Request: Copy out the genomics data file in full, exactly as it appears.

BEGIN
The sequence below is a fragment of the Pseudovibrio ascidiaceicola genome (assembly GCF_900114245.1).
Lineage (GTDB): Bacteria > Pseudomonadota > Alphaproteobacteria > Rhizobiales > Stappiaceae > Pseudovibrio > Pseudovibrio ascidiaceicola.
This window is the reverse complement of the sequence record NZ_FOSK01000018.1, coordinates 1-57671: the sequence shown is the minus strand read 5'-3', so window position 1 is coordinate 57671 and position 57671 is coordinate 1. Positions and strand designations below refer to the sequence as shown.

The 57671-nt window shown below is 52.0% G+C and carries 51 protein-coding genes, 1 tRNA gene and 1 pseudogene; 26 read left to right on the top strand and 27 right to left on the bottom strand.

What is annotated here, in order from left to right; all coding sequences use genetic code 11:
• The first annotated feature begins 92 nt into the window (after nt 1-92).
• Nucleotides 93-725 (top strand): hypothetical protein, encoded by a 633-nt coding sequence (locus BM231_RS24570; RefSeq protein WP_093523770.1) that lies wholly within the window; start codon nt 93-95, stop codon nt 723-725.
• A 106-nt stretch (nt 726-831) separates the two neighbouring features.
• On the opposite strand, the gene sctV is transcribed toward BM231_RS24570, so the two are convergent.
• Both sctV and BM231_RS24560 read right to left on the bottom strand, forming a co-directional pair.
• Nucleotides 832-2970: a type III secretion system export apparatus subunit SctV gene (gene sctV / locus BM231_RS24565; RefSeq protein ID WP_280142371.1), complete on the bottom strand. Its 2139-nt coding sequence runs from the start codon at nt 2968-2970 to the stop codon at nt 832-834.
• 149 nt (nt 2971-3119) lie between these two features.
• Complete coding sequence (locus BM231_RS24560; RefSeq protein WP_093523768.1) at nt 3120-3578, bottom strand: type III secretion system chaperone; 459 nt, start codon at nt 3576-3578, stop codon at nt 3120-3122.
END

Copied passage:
The sequence below is a fragment of the Pseudovibrio ascidiaceicola genome (assembly GCF_900114245.1).
Lineage (GTDB): Bacteria > Pseudomonadota > Alphaproteobacteria > Rhizobiales > Stappiaceae > Pseudovibrio > Pseudovibrio ascidiaceicola.
This window is the reverse complement of the sequence record NZ_FOSK01000018.1, coordinates 1-57671: the sequence shown is the minus strand read 5'-3', so window position 1 is coordinate 57671 and position 57671 is coordinate 1. Positions and strand designations below refer to the sequence as shown.

The 57671-nt window shown below is 52.0% G+C and carries 51 protein-coding genes, 1 tRNA gene and 1 pseudogene; 26 read left to right on the top strand and 27 right to left on the bottom strand.

What is annotated here, in order from left to right; all coding sequences use genetic code 11:
• The first annotated feature begins 92 nt into the window (after nt 1-92).
• Nucleotides 93-725 (top strand): hypothetical protein, encoded by a 633-nt coding sequence (locus BM231_RS24570; RefSeq protein WP_093523770.1) that lies wholly within the window; start codon nt 93-95, stop codon nt 723-725.
• A 106-nt stretch (nt 726-831) separates the two neighbouring features.
• On the opposite strand, the gene sctV is transcribed toward BM231_RS24570, so the two are convergent.
• Both sctV and BM231_RS24560 read right to left on the bottom strand, forming a co-directional pair.
• Nucleotides 832-2970: a type III secretion system export apparatus subunit SctV gene (gene sctV / locus BM231_RS24565; RefSeq protein ID WP_280142371.1), complete on the bottom strand. Its 2139-nt coding sequence runs from the start codon at nt 2968-2970 to the stop codon at nt 832-834.
• 149 nt (nt 2971-3119) lie between these two features.
• Complete coding sequence (locus BM231_RS24560; RefSeq protein WP_093523768.1) at nt 3120-3578, bottom strand: type III secretion system chaperone; 459 nt, start codon at nt 3576-3578, stop codon at nt 3120-3122.